Greg Peet, provincially-appointed member of the UBC Board of Governors and Chair of its Finance and Property committees, was found to have illegally reduced the taxes his company owed. That’s according to the federal government, which recently won a case against Mr. Peet in the BC Supreme Court. In a decision issued last December, The Honourable Mr. Justice George Macintosh found that Peet, through a company he controlled called Veracity Capital, participated in a scheme designed to avoid paying over $1M in BC provincial taxes. “This is a simple case of a tax not being paid anywhere which ought to have been paid somewhere,” Macintosh wrote.
The events of the case date back to 2002-2003, when Peet was the CEO of a company called A.L.I. Technologies (ALI). It was then that ALI was acquired by another company called McKesson for $530M. Peet and his family owned a substantial number of shares in ALI and were due to receive $23.5M as part of the sale. Peet approached KPMG for tax planning advice in light of the impending windfall.
KPMG suggested eight possible strategies for achieving tax savings. From those, the plan ultimately chosen by Mr. Peet was dubbed the Quebec Year-End Shuffle (“Q-Yes” for short). The details of Q-Yes are fairly intricate and required nine transactions to be executed in a specific order; if you’re interested, consult the court decision at paras 19-20 for the complete outline. In broad strokes, the plan involved the incorporation of a new company called Veracity Capital that would have a presence in both BC and Quebec. By setting different fiscal year end dates in the different provinces, funds could be shuffled around such that taxable gains were not being recorded in either province. “The direct result, under the Q-Yes Plan, of Veracity having a June 30 fiscal year end for federal and B.C. purposes, and an August 31 fiscal year end for Quebec purposes, was that Veracity avoided paying $1,175,249 in B.C. income tax. That tax was not paid anywhere. It was avoided entirely,” wrote Justice Macintosh (emphasis ours). In Quebec, Veracity was claiming that 100% of its gains were earned in BC, while simultaneously claiming in BC that 90% of its gains were earned in Quebec. “Veracity adopted contradictory positions about the allocation of the same income,” the judgment reads.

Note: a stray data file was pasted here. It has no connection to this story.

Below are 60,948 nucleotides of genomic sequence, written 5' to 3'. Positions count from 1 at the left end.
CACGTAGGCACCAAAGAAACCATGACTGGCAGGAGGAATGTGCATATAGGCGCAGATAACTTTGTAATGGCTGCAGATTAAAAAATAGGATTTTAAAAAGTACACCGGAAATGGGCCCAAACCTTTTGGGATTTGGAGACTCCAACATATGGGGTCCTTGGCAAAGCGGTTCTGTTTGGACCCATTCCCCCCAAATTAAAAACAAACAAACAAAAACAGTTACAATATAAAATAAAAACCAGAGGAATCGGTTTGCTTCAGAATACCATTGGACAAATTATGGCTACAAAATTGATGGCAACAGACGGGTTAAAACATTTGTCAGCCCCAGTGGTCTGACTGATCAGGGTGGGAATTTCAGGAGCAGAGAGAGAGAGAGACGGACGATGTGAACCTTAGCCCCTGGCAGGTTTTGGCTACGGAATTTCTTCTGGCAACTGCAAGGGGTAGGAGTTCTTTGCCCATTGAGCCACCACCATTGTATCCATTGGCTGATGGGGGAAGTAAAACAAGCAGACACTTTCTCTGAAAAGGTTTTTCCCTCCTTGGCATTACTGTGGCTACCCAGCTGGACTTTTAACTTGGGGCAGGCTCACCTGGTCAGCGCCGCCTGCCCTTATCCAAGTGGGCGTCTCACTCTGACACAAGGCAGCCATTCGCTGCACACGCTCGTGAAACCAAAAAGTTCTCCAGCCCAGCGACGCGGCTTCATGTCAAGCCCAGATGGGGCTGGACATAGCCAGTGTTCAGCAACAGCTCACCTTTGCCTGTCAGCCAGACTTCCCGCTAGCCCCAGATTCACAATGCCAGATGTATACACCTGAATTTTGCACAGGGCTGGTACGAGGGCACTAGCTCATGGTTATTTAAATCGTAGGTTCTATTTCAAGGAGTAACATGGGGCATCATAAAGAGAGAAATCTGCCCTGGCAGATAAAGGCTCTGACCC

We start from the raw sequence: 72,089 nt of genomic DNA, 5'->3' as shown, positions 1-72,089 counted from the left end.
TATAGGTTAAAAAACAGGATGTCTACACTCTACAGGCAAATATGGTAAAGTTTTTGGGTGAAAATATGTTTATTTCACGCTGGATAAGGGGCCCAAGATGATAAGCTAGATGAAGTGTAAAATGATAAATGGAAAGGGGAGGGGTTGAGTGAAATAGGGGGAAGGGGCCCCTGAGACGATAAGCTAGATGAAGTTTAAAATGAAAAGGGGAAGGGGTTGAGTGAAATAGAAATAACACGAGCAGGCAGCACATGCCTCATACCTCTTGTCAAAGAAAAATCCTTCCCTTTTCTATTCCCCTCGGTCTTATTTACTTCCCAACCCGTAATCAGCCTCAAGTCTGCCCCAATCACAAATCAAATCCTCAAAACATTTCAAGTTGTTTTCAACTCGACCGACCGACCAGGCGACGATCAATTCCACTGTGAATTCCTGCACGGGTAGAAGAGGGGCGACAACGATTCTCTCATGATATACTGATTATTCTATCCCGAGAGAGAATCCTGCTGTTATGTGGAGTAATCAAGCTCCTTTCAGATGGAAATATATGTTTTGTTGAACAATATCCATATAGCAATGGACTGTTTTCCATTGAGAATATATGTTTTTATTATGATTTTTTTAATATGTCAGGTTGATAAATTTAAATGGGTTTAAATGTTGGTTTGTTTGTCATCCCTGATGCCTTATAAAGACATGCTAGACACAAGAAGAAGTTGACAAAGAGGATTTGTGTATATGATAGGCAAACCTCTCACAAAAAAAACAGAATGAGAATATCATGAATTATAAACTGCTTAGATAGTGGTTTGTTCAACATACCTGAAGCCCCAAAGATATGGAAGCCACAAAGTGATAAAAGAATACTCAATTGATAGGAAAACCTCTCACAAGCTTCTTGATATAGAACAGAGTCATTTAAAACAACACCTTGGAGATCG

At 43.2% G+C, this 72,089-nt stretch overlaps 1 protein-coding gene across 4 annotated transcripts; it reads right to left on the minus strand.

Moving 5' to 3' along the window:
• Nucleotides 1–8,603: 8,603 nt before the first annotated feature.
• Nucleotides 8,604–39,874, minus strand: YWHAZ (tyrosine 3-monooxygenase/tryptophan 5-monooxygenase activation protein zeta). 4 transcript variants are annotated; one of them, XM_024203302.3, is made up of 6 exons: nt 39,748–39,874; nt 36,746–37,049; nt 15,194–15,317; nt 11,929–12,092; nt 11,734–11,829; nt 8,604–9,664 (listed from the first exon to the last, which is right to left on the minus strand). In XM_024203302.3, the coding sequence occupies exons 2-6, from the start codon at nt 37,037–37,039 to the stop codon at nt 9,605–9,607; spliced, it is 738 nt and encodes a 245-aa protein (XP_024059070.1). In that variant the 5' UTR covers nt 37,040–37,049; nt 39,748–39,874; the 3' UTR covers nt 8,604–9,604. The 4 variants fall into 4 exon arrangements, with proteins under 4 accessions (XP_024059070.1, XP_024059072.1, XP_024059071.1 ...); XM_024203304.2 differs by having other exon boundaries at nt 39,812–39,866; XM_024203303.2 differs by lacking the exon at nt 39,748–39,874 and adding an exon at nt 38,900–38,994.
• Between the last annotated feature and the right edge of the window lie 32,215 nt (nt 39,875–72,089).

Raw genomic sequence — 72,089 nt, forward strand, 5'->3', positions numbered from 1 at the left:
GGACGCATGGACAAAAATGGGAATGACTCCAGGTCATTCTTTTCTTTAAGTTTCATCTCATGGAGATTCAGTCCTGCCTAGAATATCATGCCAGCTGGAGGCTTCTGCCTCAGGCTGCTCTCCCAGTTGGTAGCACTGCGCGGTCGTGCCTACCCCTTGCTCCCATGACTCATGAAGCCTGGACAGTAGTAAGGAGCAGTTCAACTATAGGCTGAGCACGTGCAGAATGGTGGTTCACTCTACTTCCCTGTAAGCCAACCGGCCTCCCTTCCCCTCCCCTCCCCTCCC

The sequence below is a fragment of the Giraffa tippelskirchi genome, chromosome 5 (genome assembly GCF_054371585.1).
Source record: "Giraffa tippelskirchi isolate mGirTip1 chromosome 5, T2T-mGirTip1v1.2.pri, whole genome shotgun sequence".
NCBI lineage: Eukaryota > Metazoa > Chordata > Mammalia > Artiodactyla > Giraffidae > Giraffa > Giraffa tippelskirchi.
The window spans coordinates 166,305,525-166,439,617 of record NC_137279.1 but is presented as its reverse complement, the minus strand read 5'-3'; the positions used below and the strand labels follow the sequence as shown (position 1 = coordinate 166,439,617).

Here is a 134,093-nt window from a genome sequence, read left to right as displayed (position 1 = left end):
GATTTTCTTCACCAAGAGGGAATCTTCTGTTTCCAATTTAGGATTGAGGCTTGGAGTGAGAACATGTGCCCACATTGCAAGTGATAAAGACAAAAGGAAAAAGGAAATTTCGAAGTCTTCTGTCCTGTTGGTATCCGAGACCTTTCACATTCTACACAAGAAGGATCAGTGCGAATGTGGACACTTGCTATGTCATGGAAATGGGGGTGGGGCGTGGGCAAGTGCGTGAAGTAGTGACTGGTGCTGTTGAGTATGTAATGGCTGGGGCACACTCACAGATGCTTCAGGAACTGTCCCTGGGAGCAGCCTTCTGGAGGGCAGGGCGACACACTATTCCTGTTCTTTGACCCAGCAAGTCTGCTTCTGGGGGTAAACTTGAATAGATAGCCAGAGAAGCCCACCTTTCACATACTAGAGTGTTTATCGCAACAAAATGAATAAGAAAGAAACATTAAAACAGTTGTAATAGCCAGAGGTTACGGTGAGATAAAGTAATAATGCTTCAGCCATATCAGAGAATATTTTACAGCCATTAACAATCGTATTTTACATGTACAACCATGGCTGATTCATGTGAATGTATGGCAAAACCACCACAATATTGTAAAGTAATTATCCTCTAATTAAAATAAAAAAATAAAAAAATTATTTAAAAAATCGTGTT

While none of the individual steps of Q-Yes contravened any laws, there is a “general anti-avoidance rule” (GAAR) built into BC’s Income Tax Act. The GAAR “is intended to draw a line between legitimate tax reduction and abusive tax avoidance” – essentially a blanket rule to protect against the egregious exploitation of loopholes in tax laws. Justice Macintosh found that the Q-Yes plan constituted abusive tax avoidance, offending the GAAR. The government’s assessment that Mr. Peet owes the province $1,175,249 was upheld.
On January 4, 2016, Peet appealed the case to the BC Court of Appeal. No court dates have yet been set. Despite it being impossible to find any public contact information for Mr. Peet, an attempt was made to contact him via another member of the Board. No response was received by the time of publication.
What does it say about Peet’s values that he would engage in a plan like Q-Yes, designed to deprive the government of tax revenue? Then, once the government caught on to the plan, continuing to avoid the taxes by taking them to court instead of simply paying his fair share? Then, in the wake of the BC Supreme Court findings, deferring payment again by filing an appeal of the decision? In short, rather than paying his provincial taxes, where the funds could be directed towards providing public services such as post-secondary education, he has chosen instead to pay his tax attorneys.
Peet is very influential member of the the Board, as pointed out by Aaron Bailey during his successful campaign for a seat on the Board:
- “There are specific Board of Governors members who may have a little more influence than other people, whom it’s important to get in touch with and make sure you’re able to work with to lobby them effectively. One such person is Greg Peet, the chair of the finance committee. Many of the finance committee decisions — revolving things like the strategic investment fund and the sustainable futures fund, which are both in my platform — go through that committee and he has a very strong voice, a lot of knowledge and frankly a lot of respect and influence over the board.”
Likely due to that influence, Peet has been a key player in the Board’s recent scandals and controversies. He was involved in the secret committees which culminated in the resignation of former president Arvind Gupta and also led the committees that recommended against divestment based on reasoning that has been called both hypocritical and perplexing.
Despite all that, he appears to have even bigger things planned for this year. During the divestment discussions, it was strongly hinted that the Board is planning to look at restructuring the entire system of UBC endowments. As Chair of the Finance Committee, Greg Peet would be the one leading that project. The clear finding that he (through his company) entered into a tax avoidance scheme should cause the Board to carefully consider whether it might be in the best interests of the university to have someone else lead this process.